As expected, an outcome of Cambridge Analytica’s usage of Facebook data to potentially influence elections is that the government of India, including PM Narendra Modi, has instructed that data sharing should be regulated and servers located in India, reports Times of India. This comes on the back of the RBI mandating that payments processing data be stored in India.
Frankly, keeping servers in India is a direct outcome of the Cambridge Analytica issue, just as a draconian IT Act was an outcome of the terrorist attacks on Mumbai: we tend to lean towards a highly conservative approach, which can have a negative impact on freedom and the freedom to do business.
Forcing servers to be hosted in India has been a long standing demand of the then BJP IT Cell co-Convener Vinit Goenka. Back in 2014, days after the BJP government came into power, Goenka had written about this issue, highlighting issues with potential misuse of data of Indian users being hosted beyond Indian, but really offering no reason for how data being hosted in India will prevent such misuse. A similar rhetoric appears to be emerging from the government, saying that the access to these servers is “highly regulated by US laws and certain international treaties”.
1. The idea of having servers in India is more about government need for accessing data, than user privacy: The Indian government is just being opportunistic here: it has been struggling to get data on citizens from companies like Google and Facebook, and US laws regarding demands for data are more stringent. The MLATs process is cumbersome and time-consuming, and while this is an important and legitimate concern when it comes to terrorist activities, there’s little in Indian law that prevents unrestricted government access to data even when it’s not needed for a legitimate law enforcement purpose. Indian law doesn’t define the phrase “national security”, or an approach to access data in a manner that protects user rights.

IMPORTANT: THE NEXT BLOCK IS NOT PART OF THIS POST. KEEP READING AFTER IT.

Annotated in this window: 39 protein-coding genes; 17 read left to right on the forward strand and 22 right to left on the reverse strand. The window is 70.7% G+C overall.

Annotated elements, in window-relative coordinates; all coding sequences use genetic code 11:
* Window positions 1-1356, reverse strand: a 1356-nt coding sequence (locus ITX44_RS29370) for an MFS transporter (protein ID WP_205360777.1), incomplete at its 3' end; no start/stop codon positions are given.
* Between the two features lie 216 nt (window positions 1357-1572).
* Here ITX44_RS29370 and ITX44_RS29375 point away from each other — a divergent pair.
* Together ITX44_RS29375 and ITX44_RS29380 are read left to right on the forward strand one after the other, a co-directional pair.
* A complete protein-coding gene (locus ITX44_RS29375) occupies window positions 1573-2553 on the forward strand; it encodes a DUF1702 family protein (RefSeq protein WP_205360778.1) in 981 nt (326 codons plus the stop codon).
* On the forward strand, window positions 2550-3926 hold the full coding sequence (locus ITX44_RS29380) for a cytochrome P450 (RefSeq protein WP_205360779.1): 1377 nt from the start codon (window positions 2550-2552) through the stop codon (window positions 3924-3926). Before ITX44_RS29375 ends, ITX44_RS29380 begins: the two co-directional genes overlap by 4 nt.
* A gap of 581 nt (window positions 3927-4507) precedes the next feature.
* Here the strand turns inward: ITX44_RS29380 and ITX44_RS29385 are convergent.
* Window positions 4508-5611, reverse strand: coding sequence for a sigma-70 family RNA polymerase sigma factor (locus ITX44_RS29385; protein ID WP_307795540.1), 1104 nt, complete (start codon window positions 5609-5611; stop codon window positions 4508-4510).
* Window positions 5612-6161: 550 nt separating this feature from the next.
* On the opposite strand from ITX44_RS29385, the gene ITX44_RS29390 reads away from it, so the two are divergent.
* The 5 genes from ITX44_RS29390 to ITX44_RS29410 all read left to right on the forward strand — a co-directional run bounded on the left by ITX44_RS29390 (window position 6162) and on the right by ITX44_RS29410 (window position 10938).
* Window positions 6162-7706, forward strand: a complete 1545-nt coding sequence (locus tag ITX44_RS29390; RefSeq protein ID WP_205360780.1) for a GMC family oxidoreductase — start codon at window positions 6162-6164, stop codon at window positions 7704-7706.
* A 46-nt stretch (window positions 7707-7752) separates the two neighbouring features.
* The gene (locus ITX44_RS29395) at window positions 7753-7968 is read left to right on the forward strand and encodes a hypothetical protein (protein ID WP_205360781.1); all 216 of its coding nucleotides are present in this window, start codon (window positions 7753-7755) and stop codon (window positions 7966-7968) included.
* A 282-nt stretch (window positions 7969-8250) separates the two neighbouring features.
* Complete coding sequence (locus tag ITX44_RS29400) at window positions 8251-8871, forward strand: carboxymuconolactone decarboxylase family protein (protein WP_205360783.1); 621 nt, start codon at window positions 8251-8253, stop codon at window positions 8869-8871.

2. Privacy protection will not be provided by hosting servers in India, but by a law that is applicable to Indian users. Users are protected better by laws that are stringent and protect privacy, restricting data collection, sharing processing, and have adequate penalties for privacy violation. As Mahesh Uppal had said in the Data Protection consultation, just because data is hosted in India, does it make that more secure? Just because it is hosted outside of India, does it become less secure?
A weak data protection law in India will mean that data of Indian users stored within India will have weaker protection than data stored in the EU under the EU GDPR.
3. Servers in India are not necessary for the applicability of Indian law: An Indian law can include a clause that only allows collection of data of Indian users if the companies agree to the applicability of Indian law.
4. India needs to incentivize hosting on Indian servers, not force: The added advantage of this is, apart from encouraging Indian data center businesses, is that it will help reduce bandwidth costs for ISPs, and keep India to India data within India, instead of having to route it halfway across the world and back. What is still needed, though, is allowing datacenters to interconnect with India’s Internet Exchange NIXI, wherein, only ISPs can connect directly. Tax incentives for datacenters will also help.